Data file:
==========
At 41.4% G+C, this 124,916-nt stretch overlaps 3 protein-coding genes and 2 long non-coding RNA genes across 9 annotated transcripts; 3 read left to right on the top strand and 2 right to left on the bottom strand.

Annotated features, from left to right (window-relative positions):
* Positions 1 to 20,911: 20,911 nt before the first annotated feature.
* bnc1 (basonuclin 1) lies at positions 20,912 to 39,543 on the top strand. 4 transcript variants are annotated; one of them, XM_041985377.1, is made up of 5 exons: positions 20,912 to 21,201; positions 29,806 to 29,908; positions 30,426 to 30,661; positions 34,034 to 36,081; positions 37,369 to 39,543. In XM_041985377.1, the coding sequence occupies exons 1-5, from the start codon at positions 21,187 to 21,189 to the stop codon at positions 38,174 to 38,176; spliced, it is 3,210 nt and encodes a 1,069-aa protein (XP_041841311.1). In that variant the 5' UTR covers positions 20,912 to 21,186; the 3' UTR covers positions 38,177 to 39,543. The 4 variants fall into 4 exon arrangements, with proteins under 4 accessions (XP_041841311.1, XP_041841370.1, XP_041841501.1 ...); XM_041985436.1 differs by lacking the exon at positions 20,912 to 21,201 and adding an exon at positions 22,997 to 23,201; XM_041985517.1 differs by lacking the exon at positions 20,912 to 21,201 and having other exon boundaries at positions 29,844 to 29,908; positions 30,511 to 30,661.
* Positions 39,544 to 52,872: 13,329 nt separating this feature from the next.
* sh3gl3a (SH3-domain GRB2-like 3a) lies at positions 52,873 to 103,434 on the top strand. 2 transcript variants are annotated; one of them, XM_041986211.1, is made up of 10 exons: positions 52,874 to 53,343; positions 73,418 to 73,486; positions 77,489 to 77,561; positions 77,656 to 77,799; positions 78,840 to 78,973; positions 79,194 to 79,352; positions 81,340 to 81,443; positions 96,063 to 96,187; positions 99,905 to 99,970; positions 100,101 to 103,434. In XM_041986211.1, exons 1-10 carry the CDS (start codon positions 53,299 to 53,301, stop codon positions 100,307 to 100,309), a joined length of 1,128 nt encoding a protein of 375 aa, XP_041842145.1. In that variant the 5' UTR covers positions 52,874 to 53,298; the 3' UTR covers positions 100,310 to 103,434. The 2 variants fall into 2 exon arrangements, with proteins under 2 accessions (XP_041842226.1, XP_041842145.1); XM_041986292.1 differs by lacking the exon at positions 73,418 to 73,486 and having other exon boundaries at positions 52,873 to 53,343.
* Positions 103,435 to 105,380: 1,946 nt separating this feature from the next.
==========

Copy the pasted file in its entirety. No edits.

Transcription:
At 41.4% G+C, this 124,916-nt stretch overlaps 3 protein-coding genes and 2 long non-coding RNA genes across 9 annotated transcripts; 3 read left to right on the top strand and 2 right to left on the bottom strand.

Annotated features, from left to right (window-relative positions):
* Positions 1 to 20,911: 20,911 nt before the first annotated feature.
* bnc1 (basonuclin 1) lies at positions 20,912 to 39,543 on the top strand. 4 transcript variants are annotated; one of them, XM_041985377.1, is made up of 5 exons: positions 20,912 to 21,201; positions 29,806 to 29,908; positions 30,426 to 30,661; positions 34,034 to 36,081; positions 37,369 to 39,543. In XM_041985377.1, the coding sequence occupies exons 1-5, from the start codon at positions 21,187 to 21,189 to the stop codon at positions 38,174 to 38,176; spliced, it is 3,210 nt and encodes a 1,069-aa protein (XP_041841311.1). In that variant the 5' UTR covers positions 20,912 to 21,186; the 3' UTR covers positions 38,177 to 39,543. The 4 variants fall into 4 exon arrangements, with proteins under 4 accessions (XP_041841311.1, XP_041841370.1, XP_041841501.1 ...); XM_041985436.1 differs by lacking the exon at positions 20,912 to 21,201 and adding an exon at positions 22,997 to 23,201; XM_041985517.1 differs by lacking the exon at positions 20,912 to 21,201 and having other exon boundaries at positions 29,844 to 29,908; positions 30,511 to 30,661.
* Positions 39,544 to 52,872: 13,329 nt separating this feature from the next.
* sh3gl3a (SH3-domain GRB2-like 3a) lies at positions 52,873 to 103,434 on the top strand. 2 transcript variants are annotated; one of them, XM_041986211.1, is made up of 10 exons: positions 52,874 to 53,343; positions 73,418 to 73,486; positions 77,489 to 77,561; positions 77,656 to 77,799; positions 78,840 to 78,973; positions 79,194 to 79,352; positions 81,340 to 81,443; positions 96,063 to 96,187; positions 99,905 to 99,970; positions 100,101 to 103,434. In XM_041986211.1, exons 1-10 carry the CDS (start codon positions 53,299 to 53,301, stop codon positions 100,307 to 100,309), a joined length of 1,128 nt encoding a protein of 375 aa, XP_041842145.1. In that variant the 5' UTR covers positions 52,874 to 53,298; the 3' UTR covers positions 100,310 to 103,434. The 2 variants fall into 2 exon arrangements, with proteins under 2 accessions (XP_041842226.1, XP_041842145.1); XM_041986292.1 differs by lacking the exon at positions 73,418 to 73,486 and having other exon boundaries at positions 52,873 to 53,343.
* Positions 103,435 to 105,380: 1,946 nt separating this feature from the next.